The Oregon Shorebird Festival celebrates 20 Years
The Oregon Shorebird Festival, one of the longest running bird festivals in Oregon, will celebrate 20 years in September. Birdwatchers of all skill levels are encouraged to join us and experience firsthand the wonder of shorebird migration on the scenic south coast from September 8, 9, and 10. The festival is headquartered at the Oregon Institute of Marine Biology in the small fishing community of Charleston, OR. The festival usually attracts between 50 to 90 visitors from all over the nation but primarily from the Pacific Northwest. The Festival is small compared to the larger wildlife festivals that have premiered in the past ten years; keeping the festival intimate so visitors are able to interact more closely with field trip leaders, guest speakers and other festival attendees.
Activities include expertly guided field trips to Bandon Marsh National Wildlife Refuge, New River and the Coos Bay area; a Saturday pelagic trip hosted by The Bird Guide, Inc.; SEA watches for seabirds and marine mammals and evening programs on current bird research. The Friday evening presentation will be given by Ram Papish, Wildlife Artist, Seabird Biologist, and Bird Enthusiast. The photography-filled presentation is titled "The Birds' Turn: The wildlife of Tern Island" and will show glimpses of Tern's wildlife while describing on-going conservation efforts. The Keynote presentation on Saturday features Dr. Dennis Paulson, Director Emeritus of the Slater Museum of Natural History and author of Shorebirds of the Pacific Northwest
. Dr. Paulson will present "Birds of the Wind and the Tides" a natural history of shorebirds, primarily those of the Pacific coast.
Bring your best pair of binoculars as Bandon Marsh and Coos Bay are renowned for shorebird watching and each year a few rarities have delighted festival attendees, rarities have included Ruff, Curlew sandpiper, Mongolian plover, and Hudsonian godwit. Regular migrants include Black-bellied plover, Semi-palmated plover, Pacific golden-plover, Western sandpiper, Least sandpiper, Dunlin, Whimbrel, Long-billed dowitcher, and Red-necked phalarope. Please join us on the southern coast of Oregon for a weekend of birding fun and challenges. To register for the festival or for more information please visit our website
or contact Dawn Grafe at 541-867-4550.
Posted by the Oregon Coast National Wildlife Refuge Complex Staff at 12:21 PM in Category: Oregon Coast NWR Complex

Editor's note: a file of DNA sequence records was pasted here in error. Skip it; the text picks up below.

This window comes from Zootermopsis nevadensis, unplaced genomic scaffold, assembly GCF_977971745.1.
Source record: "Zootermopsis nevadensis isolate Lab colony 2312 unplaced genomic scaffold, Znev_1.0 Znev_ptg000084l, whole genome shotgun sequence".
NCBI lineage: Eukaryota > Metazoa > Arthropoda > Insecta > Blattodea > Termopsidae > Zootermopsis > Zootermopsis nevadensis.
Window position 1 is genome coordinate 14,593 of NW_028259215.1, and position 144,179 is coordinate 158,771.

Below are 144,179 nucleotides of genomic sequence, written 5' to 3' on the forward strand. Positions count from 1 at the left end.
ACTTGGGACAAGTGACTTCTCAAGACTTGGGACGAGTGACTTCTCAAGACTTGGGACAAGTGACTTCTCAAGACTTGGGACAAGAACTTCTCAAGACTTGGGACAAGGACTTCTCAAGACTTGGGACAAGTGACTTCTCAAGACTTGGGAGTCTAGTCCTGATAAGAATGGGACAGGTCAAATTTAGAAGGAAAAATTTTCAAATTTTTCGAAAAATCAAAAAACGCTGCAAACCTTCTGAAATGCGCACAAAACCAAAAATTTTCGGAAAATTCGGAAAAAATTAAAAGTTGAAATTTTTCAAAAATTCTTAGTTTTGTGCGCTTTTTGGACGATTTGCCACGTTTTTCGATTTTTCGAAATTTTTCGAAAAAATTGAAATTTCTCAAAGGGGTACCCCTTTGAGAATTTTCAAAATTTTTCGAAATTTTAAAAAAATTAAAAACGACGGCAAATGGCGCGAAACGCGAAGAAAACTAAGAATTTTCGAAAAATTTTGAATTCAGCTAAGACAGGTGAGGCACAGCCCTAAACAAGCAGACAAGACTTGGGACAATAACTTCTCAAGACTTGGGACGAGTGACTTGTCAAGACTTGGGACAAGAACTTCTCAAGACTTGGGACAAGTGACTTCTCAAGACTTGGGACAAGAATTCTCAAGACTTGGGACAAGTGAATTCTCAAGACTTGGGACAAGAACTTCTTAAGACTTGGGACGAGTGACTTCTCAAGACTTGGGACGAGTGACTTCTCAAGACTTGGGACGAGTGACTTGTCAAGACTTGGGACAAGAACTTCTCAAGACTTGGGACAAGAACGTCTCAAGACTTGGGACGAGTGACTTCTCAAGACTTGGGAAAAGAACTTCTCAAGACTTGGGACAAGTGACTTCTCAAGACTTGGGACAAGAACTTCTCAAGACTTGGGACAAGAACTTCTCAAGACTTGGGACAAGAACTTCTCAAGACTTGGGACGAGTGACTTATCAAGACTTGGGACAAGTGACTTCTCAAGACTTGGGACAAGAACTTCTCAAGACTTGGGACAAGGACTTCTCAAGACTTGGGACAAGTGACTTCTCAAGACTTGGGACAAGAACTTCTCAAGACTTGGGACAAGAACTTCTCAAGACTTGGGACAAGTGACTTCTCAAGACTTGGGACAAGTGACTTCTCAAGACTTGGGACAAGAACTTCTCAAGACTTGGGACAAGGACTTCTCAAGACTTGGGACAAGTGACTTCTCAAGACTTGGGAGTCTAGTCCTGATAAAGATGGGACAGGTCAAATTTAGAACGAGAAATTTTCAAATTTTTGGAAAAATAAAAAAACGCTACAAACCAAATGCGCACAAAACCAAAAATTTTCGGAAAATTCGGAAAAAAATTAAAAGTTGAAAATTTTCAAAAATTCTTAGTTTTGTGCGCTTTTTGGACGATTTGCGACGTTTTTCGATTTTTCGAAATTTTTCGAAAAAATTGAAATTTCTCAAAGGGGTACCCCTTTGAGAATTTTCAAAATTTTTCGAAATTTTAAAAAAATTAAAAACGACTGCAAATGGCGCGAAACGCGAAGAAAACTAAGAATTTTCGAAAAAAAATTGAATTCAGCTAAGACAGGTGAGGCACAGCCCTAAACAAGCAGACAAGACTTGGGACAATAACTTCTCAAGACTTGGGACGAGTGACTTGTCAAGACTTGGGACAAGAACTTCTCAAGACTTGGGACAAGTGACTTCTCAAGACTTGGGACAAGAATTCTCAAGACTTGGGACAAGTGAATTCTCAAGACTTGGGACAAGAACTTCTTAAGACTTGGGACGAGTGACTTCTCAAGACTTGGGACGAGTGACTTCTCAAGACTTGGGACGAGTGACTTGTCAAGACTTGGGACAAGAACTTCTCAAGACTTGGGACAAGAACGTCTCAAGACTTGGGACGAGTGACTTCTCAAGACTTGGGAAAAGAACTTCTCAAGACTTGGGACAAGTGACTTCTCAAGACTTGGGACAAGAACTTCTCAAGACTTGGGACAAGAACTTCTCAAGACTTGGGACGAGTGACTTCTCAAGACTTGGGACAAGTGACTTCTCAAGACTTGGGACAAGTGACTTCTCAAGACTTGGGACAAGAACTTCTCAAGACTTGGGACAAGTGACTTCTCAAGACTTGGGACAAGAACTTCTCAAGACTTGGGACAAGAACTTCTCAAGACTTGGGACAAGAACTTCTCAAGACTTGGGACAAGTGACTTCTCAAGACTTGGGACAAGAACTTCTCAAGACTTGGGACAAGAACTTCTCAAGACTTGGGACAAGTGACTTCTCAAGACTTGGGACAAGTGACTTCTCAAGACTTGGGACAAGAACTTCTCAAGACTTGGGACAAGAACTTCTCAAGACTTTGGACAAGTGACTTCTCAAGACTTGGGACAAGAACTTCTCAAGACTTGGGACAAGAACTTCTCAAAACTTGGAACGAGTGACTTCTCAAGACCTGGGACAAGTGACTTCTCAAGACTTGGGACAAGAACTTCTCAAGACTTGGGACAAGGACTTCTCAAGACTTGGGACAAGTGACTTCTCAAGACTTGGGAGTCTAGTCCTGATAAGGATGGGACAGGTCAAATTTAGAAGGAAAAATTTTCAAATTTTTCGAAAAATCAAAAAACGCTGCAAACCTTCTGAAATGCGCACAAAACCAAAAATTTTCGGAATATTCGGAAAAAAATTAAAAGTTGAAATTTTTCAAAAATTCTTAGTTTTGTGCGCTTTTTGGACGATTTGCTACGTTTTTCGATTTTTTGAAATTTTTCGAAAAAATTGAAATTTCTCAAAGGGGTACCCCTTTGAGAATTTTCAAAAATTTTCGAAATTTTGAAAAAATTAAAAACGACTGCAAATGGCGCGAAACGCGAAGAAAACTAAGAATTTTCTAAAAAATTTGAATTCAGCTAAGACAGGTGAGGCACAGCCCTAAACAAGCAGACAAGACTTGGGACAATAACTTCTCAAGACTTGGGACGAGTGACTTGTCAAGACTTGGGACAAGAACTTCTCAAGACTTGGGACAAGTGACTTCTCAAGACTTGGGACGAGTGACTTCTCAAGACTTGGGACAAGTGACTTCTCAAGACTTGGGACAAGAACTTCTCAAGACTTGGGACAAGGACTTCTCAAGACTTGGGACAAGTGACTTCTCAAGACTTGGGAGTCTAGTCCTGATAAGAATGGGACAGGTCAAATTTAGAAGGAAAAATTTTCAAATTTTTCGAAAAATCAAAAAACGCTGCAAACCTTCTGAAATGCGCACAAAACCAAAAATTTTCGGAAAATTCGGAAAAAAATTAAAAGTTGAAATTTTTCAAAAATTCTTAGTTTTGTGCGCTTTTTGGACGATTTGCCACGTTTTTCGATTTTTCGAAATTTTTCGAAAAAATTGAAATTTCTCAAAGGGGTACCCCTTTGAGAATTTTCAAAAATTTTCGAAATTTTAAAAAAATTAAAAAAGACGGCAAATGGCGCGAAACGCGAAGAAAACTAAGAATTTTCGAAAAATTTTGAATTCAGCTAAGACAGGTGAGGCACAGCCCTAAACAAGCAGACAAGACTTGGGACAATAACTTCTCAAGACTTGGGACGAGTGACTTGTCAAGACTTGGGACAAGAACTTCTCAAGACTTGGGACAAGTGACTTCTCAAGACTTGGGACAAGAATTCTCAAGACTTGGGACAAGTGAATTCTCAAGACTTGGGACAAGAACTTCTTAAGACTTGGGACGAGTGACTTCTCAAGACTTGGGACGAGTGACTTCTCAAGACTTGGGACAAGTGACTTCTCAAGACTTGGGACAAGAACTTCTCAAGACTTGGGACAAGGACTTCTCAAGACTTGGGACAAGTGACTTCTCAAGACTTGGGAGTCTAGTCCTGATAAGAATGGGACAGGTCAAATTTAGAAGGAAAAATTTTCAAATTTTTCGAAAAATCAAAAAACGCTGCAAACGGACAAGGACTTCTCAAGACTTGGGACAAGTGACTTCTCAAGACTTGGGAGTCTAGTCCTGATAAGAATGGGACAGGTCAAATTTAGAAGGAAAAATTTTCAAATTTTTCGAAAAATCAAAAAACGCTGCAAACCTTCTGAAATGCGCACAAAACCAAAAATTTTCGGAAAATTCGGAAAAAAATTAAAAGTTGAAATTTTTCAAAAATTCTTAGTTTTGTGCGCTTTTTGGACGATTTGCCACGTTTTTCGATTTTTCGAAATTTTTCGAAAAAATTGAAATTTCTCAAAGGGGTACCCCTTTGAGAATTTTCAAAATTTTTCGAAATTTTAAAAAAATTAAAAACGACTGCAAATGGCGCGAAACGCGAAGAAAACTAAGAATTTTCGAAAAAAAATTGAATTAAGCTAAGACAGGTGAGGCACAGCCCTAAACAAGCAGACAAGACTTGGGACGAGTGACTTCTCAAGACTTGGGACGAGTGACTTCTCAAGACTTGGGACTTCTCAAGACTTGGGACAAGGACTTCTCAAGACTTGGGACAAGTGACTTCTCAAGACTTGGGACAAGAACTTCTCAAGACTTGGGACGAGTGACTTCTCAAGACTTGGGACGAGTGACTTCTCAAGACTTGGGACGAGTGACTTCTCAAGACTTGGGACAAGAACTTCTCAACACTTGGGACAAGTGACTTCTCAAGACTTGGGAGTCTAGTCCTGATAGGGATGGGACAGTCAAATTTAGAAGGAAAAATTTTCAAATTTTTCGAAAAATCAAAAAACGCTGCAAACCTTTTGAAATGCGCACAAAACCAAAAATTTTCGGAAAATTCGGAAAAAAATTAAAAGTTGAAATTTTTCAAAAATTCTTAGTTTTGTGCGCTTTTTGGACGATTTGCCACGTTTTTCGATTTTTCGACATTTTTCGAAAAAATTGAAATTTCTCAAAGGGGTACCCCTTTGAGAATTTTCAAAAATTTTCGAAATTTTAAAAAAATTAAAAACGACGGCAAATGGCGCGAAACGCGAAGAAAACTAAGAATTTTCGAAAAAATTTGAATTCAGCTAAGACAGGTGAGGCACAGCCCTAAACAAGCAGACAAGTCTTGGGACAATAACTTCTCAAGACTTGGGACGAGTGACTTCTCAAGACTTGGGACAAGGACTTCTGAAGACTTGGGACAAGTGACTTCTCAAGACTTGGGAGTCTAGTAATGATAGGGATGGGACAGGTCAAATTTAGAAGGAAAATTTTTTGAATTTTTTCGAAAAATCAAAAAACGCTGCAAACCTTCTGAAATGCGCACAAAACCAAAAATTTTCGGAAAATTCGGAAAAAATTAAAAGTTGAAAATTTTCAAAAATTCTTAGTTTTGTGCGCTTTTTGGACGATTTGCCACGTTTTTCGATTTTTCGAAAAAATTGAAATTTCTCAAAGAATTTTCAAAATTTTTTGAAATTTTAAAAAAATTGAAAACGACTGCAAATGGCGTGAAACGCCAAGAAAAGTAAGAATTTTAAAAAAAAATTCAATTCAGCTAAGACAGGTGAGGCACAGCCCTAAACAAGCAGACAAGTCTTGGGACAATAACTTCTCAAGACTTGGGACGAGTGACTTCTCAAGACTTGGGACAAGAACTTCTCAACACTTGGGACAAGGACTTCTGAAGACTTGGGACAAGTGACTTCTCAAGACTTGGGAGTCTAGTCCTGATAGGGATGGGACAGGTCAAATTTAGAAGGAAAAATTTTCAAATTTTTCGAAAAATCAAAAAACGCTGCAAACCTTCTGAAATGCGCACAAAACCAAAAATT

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Nestucca Bay NWR receives transportation enhancement grant
The U.S. Fish and Wildlife Service has been awarded a federal Transportation Enhancement Act grant to construct a Visitor Overlook Project on Cannery Hill at Nestucca Bay National Wildlife Refuge, in south Tillamook County. At present, the Nestucca Bay Refuge is closed to the public and has no visitor facilities. The grant provides funds to the Service for the design and construction of facilities that will enable the Service to welcome visitors to a portion of the refuge.
The proposed project includes constructing two small parking lots and a paved, disabled-accessible trail that leads to an elevated viewing deck, installing a single vault restroom at one of the parking lots, and paving the access road from Highway 101 up to the Overlook trail. The paved trail and viewing deck would be atop Cannery Hill and would afford visitors a sweeping view of the Pacific Ocean, Oregon Islands National Wildlife Refuge (Haystack Rock at Pacific City), Nestucca Bay Refuge, the Coast Range, and the Pacific Coast Scenic Byway, also known as U.S. Highway 101. Interpretive signs would be located in the parking lots and on the viewing deck and would showcase the fish and wildlife of the Nestucca Bay estuary, future tidal marsh restoration, wayfinding and orientation to the Nestucca Region, and how the refuge and the dairy community work together to provide habitat for wildlife. Public use would be restricted to the trail, viewing deck and parking lots only.
The Service is developing an Environmental Assessment (EA) for this proposed project. The EA and other supporting documents will describe and evaluate the effects of the proposed project and alternatives on fish and wildlife, refuge habitats, and the community. Gathering information for and conducting analyses associated with these documents has taken longer than expected. All of the documents will be made available for public review and comments in fall 2006. At this time, construction of this project is proposed for summer 2007.
Posted by the Oregon Coast National Wildlife Refuge Complex Staff at 12:13 PM in Category: Nestucca Bay NWR
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